The State of the Victorian Bar survey gathered insights from the membership in an attempt to uncover information on the changing demography of the Bar, its increasing cultural diversity, progress on equitable briefing, income levels and changing work composition and practices.
One of the key findings of the survey found that women now comprise 29 per cent of Victorian barristers, compared to 5.5 per cent in 1980. The Bar is on track to exceed its 2020 equitable briefing target of 30 per cent women.
The survey also revealed that more than 40 per cent of barristers under both 10 and 15 years’ call are women.
Speaking to Lawyers Weekly about the findings of the survey, Dr Matt Collins QC, president of the Victorian Bar, said that the results reflect “our gender diversity is now easily the best in Australia”.
“Twenty-nine per cent of our Bar are now women, with more than 40 per cent up to 15 years post signing the Bar roll, so that to me is the most significant thing,” Dr Collins said.
“We’re seeing no evidence of any difference in attrition between men and women at the Bar, so what it’s suggesting to me is that this is a permanent demographic shift and that we are knocking on the door of a true 50-50 split at the Bar within the next 10 years or so.
“Part of the reason why the overall figure is 29 per cent is that, at the older levels, we skew very male because traditionally it was a very male-dominated profession, so our silks are still only at 13 per cent women. But even that figure is partly misleading because we’ve had a disproportionate number of women appointed to the bench in the last generation or so. If we add back in everyone who’s been appointed to the bench over the last 15 years and assumed that they had stayed at the Bar, the number of women silks goes up quite substantially.”
Dr Collins noted that the current stats in his state will only continue to improve as the Vic Bar continues its focus on gender equality, inclusion and diversity.
“We can see the rate of increase in women at the Bar is increasing over time. You can actually see that the blue line gets steeper from 2001 onwards. That’s showing that we’re hurtling towards true gender equality and there’s no signs of it slowing,” Dr Collins said.
“The last figures from NSW showed that women at the bar in NSW are 21 per cent, [and] we’re at 29 per cent.
“The main reason for that is we don’t have a system of key-money in Victoria, so the barriers to entry to the Bar are much lower than elsewhere. People can just come and rent chambers from the Bar on a monthly tenancy, which means you don’t need to have hundreds of thousands of dollars to buy your way into chambers. If you need to take time out for whatever it might be — family, study, etc. — there’s no disincentive. You just give up your chambers and then you rent them again when you come back.
“Plus, I think we have a good suite of policies. For example, I think we’re the only Bar in the world to have a parental leave policy. Which is a really odd thing when you think about it because barristers work for themselves, but what we do is provide subsidised chambers for a period of parental leave for up to six months, which means people can take time out to be with a newborn child and not lose their chambers. We’ve had a parental leave policy for 20 years.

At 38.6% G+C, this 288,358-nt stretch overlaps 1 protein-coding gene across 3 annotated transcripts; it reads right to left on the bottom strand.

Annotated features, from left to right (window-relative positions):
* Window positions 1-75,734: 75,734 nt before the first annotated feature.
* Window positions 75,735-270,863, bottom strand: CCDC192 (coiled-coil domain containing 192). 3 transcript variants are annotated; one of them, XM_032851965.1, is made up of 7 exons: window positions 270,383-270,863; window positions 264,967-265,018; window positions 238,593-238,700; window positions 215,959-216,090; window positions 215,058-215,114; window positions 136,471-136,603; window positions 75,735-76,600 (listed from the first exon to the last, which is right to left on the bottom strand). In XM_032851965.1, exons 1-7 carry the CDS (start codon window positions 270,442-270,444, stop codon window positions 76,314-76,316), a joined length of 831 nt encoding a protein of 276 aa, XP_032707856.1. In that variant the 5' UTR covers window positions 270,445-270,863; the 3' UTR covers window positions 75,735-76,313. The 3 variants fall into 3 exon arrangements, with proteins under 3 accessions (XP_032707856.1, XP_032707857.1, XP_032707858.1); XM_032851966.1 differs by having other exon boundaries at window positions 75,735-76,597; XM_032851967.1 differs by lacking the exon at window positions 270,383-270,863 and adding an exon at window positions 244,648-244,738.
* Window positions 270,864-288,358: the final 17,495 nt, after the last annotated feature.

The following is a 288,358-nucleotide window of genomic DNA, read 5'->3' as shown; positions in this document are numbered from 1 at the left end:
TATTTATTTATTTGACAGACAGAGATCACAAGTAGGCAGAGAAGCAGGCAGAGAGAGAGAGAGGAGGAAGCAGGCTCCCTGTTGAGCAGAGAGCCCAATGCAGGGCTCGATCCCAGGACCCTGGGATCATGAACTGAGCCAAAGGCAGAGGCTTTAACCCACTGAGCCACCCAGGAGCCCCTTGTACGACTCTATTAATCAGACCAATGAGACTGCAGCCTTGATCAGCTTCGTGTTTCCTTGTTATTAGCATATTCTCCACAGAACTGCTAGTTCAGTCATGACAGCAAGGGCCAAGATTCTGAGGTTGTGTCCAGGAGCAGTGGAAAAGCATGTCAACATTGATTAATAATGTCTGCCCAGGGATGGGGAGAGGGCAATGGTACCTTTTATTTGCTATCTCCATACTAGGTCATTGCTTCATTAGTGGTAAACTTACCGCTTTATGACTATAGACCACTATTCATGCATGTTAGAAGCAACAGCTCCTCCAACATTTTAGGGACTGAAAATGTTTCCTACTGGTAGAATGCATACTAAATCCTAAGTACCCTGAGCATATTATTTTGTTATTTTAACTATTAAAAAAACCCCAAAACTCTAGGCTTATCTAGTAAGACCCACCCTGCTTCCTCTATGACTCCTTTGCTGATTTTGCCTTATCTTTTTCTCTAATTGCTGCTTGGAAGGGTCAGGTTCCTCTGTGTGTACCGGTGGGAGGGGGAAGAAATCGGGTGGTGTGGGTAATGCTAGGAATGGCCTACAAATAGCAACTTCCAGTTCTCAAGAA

“We’ve also had an equality and diversity committee for 20 years. We’ve had a commitment to equitable briefing for 10 years. Our Bar council at the moment is 57 per cent women. In comparison, there’s parliament which is stuck at around 30-40 per cent, and the ASX 200 companies, which are stuck at 27 per cent. Our Bar council is an elected body and it’s been the same now for a number of years where it’s either been a slight majority of women or a very slight majority of men, but this year its 12-9 on the Bar council — 12 women and nine men.”
Elsewhere, the survey showed that the Vic Bar is becoming increasingly culturally diverse, revealing that more than 15 per cent of Victorian barristers were born overseas in more than 30 countries; members speak more than 37 languages, with 9 per cent speaking a language other than English at home.
It also showed that barristers are spending more time in court and less time on court-related matters, reflecting increased competition with law firms for work.
Further, 44 per cent of members revealed they have undertaken more than 20 hours of pro bono work in the past six months, showing a continuation of a strong focus around pro bono and volunteer work.
“We are an independent association of specialist advocates — proud of our heritage, but at the same time modern, accessible and committed to principles of diversity and inclusion,” Dr Collins said.
“We are pleased to be able to report significant progress, and to point to the introduction of further programs and measures to maintain our momentum.”
Looking ahead, Dr Collins noted that there is still more work to be done, though the steps already in place are heading in the right direction.
“This year, the Victorian Bar is introducing further initiatives to progress diversity and inclusion. In particular, we have reviewed and strengthened our policies and procedures on discrimination, bullying and sexual harassment, which make it clear that this is unacceptable conduct,” Dr Collins said.
“We have a solid foundation on which to drive further improvements in diversity and inclusion. We have made substantial progress and have real momentum.
“It is pleasing to see that we are increasingly reflective of the community we serve.”